The next generation of streaming services are locked in a multibilllion-dollar bidding for buzzy licensed content from “Seinfeld” to “Grey’s Anatomy,” which begs the question: Which of all these classic shows is most in demand by viewers?
It doesn’t appear that any one particular hit rerun show that’s been snatched up by a new streamer will cause consumers to flock to it en masse more than others.
That’s according to a January 2020 survey conducted by Trailer Park Group in partnership with Variety Intelligence Platform.
When presented with a list of hit rerun shows, 39% of respondents said it would “absolutely” matter if “The Big Bang Theory” was included on a streaming service they were subscribing to, a percentage that was higher than that of any other show on the list.
But the four shows that measured up the closest to ”The Big Bang Theory” for that question were barely beaten. Thirty-eight percent of respondents said it would “absolutely” matter if “The Simpsons” was included on a streaming service they were going to subscribe to, while this figure was the same for “The Office” (38%). “Law & Order” (37%) and “Friends” (37%), appeared almost identical to the previously mentioned shows in terms of importance to SVOD subscribers.
Meanwhile, four next most-popular shows on this question (“South Park,” “Grey’s Anatomy,” “Rick and Morty,” and “Parks & Recreation”) were within eight percentage points of “The Big Bang Theory,” which shouldn’t be completely discounted, but it implies that there may not be a be-all and end-all rerun show on the market, in terms of one that drives SVOD sign-ups.
And when examining the results of this question from a slightly different angle, a similar takeaway is implied. Sixty-nine percent of consumers said it would “maybe” or “absolutely” matter to them if “Friends” was included on a streaming service they were subscribing to, a percentage that was higher than that for any other show on the list. But the second (“The Office,” 68%), third (“The Big Bang Theory,” 67%), fourth (“Law & Order,” 65%), and fifth place (“The Simpsons,” 64%) shows were within five percentage points.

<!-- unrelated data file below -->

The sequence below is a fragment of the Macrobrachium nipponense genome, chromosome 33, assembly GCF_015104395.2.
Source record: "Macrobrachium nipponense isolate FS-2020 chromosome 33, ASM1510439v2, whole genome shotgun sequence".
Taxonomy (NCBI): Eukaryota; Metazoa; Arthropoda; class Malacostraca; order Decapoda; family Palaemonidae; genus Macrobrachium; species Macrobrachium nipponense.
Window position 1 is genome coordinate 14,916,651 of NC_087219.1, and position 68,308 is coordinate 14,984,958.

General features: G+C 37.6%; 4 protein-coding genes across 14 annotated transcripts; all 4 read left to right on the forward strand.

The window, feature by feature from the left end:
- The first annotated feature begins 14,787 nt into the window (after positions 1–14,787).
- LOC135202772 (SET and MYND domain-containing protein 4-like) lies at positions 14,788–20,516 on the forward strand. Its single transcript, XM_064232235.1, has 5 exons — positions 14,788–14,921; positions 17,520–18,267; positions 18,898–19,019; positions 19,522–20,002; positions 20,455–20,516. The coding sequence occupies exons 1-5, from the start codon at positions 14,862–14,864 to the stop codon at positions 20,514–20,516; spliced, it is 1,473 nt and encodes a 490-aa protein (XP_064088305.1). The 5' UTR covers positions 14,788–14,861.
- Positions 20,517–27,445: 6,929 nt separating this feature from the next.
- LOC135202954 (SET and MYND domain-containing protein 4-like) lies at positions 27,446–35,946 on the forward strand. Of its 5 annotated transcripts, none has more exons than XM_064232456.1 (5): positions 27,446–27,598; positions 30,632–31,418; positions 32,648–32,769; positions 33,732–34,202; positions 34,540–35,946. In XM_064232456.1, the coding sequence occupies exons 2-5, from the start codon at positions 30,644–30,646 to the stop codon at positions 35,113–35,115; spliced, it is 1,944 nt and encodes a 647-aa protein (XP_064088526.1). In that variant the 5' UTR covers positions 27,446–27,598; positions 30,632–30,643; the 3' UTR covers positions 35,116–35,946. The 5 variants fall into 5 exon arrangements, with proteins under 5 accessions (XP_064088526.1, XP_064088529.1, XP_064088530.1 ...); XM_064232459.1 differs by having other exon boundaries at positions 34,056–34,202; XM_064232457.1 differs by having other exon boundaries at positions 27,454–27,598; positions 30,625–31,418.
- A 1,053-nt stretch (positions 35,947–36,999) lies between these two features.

All this is not to say certain shows aren’t more popular than others, which is clearly evident in both questions referenced above. “The Office,” “Friends,” and “The Big Bang Theory” were among the most popular shows for both questions, while “Frasier” and “Community” ranked among the bottom two. Moreover, the percentage of people that said “Frasier” and “Community” “absolutely” mattered to them was nearly twenty percentage points lower than that of “The Office” and “The Big Bang Theory.”
The demand for some of these shows could also increase as U.S. consumers grapple with getting the spread of coronavirus under control. Shows like “Friends” and “The Office” could see increased demand over the next several months not only because some consumers are spending more time at home, but also because many megahit sitcoms hold nostalgic value, which some consumers may be seeking in particular during these times of public health uncertainty.
But the more important, and perhaps more counterintuitive, implication from the data is that — with such a similar percentage of consumers indicating shows like “The Office,” “The Big Bang Theory,” and “Friends” being important to them and their decision to subscribe to streaming services — there is no singular “jackpot” hit sitcom among sitcoms to ensure streamers emerge victoriously from the streaming wars.